Experts predict that more than 60% of the world population will be using digital wallets by 2026

Global take-up of digital wallets is on the increase. The figures, led by Juniper Research, are predicted to accelerate further over the next four years, driven by the adoption of ‘super apps’ and QR code-based payments in developing countries.

A digital wallet (sometimes known as an electronic wallet) is a financial transaction application that runs on mobile devices. It works by securely storing a person’s payment information and passwords, allowing them to pay using their device when they’re out shopping, omitting the need to carry cards or cash. While they offer a convenient service for many, they also allow people in financially underserved parts of the world to access financial services they may not have been able to before.

Photo by Rodion Kutsaiev on Unsplash

The research predicts that the number of people using digital wallets will hit 5.2 billion globally by 2026, compared with 3.4 billion this year, which represents a strong growth of over 53%. Payments using QR codes will be the most used digital wallet transaction types by 2026, according to the study, with 380 billion global transactions predicted for that year. 

Growth is predicted to be driven in developing countries that are considered cash heavy, spurred by the presence of “super apps”, which combine multiple services as well as offer the ability to make digital payments, including wealth management and eCommerce. The Southeast Asian nations of the Philippines, Thailand and Vietnam are expected to see the fastest growth, with Juniper predicting that 75% of these countries’ populations will be using digital wallets by 2026.

Over the last few decades, many aspects of the tech world have taken off. The gambling industry, which has skyrocketed since launching online casinos, is a prime example of that. Websites like Casino Universe now list and review hundreds of them, and the global ecommerce industry, which has predicted sales of reaching more than $5 trillion by the end of 2022, is just another example of how tech is continuously making its mark on the world.

With rising access to online and mobile commerce services acting as driving forces behind the use of digital wallets, it shouldn’t come as a surprise that they are on the up. In fact, another study by Juniper found that the value of digital wallet payments will be more than $12 trillion in 2026, with PayPal as the leading digital wallet provider, followed by Alipay, WeChat Pay, Apple Pay and Google Pay.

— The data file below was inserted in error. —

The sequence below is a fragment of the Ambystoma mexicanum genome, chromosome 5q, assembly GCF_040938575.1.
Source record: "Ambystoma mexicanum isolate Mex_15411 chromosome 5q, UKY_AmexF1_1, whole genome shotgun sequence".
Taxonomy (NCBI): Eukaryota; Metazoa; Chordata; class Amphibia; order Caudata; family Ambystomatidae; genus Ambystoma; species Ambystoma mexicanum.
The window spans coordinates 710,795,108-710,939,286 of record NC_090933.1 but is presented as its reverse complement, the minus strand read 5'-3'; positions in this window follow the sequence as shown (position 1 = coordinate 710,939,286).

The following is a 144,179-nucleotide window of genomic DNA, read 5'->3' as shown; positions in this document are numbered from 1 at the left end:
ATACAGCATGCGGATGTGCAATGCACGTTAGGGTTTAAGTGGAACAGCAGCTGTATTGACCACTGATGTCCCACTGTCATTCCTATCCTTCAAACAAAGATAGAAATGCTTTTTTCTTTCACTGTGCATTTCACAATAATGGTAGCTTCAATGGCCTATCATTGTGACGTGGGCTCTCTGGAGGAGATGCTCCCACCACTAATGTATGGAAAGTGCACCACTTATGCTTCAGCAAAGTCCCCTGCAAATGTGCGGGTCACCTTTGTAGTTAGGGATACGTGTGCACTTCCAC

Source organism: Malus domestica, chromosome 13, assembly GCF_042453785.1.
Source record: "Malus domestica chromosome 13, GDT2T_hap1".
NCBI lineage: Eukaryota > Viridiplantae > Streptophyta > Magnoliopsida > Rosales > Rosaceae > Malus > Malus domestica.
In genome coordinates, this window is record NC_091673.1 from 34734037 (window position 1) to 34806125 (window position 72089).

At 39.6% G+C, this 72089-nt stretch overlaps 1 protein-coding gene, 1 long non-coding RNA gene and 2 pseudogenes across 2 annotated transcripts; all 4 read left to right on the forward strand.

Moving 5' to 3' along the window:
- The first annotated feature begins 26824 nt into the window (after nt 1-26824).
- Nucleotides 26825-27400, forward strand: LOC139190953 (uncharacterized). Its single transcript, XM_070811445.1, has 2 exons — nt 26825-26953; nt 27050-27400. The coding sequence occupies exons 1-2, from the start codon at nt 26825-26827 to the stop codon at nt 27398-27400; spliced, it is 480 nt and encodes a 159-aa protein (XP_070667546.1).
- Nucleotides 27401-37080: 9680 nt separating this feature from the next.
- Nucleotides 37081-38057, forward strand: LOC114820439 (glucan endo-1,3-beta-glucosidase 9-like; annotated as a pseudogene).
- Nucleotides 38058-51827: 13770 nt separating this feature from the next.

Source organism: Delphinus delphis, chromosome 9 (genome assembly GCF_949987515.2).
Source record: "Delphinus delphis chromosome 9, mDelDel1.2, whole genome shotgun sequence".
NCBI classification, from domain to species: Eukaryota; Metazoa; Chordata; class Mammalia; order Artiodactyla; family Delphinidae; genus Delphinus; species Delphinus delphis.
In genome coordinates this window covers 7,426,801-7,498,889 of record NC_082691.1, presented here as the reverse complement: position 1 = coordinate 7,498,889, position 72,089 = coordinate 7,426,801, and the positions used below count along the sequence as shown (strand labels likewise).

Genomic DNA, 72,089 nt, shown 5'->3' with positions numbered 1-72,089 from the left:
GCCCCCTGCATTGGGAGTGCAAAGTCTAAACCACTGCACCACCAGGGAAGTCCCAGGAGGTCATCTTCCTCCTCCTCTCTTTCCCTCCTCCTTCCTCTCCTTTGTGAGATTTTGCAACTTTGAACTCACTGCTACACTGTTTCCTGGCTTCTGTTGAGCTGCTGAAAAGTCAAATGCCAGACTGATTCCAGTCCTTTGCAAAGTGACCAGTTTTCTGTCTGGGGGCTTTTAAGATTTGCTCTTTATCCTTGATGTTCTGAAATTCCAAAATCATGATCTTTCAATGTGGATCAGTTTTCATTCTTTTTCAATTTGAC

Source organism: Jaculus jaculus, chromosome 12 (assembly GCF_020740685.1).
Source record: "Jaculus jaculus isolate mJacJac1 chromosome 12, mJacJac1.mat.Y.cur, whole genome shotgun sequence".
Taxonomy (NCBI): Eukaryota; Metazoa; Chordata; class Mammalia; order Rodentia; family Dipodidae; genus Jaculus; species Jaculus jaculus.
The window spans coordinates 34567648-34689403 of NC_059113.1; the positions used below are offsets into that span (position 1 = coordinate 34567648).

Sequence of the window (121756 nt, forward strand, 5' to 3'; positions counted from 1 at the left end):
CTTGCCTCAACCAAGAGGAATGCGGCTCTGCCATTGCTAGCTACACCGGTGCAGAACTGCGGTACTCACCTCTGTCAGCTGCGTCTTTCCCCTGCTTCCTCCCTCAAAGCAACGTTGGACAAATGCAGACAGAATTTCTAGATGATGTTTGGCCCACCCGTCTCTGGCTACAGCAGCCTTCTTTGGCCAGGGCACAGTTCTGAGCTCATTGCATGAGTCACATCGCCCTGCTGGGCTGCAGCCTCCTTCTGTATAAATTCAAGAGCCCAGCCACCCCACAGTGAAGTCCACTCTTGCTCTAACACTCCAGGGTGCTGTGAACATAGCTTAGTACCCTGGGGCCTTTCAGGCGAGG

While access to online and mobile commerce services and “super apps” has been making its mark on the digital wallet industry, the technology got an unexpected boost in demand during the Covid-19 pandemic. With tight restrictions to prevent physical contact put in place by governments around the world, consumers were forced to turn to digital services and contactless payments. Mobile payments now represent the “new normal” as much as working from home does. 

It may all look and sound promising for digital wallets, but experts have warned vendors that they must remain innovative in order to stay competitive when entering new geographic markets, such as those in Southeast Asia. In order to drive adoption, QR payment vendors have been recommended to integrate loyalty features and personalized marketing capabilities as a way of incentivizing merchant acceptance. 

Juniper has also recommended that vendors must find intelligent ways to differentiate themselves. Suggestions include integrating machine learning in order to provide spending insights of consumers, as well as introducing news services, like wealth management, to add value to their product. 

There are definitely some clear advantages to the use of digital wallets for consumers, including limiting the amount of financial and personal information people carry on them day to day, like a physical wallet or physical cards, along with the sheer convenience of just ‘tapping’ your phone. However, security risks could become an issue, especially if people use a digital wallet from a provider that hasn’t been vetted or doesn’t have an established reputation, or if the device gets stolen and someone accesses the finances.

With all this in mind, it will be interesting to see how digital wallets evolve over the next four years. 

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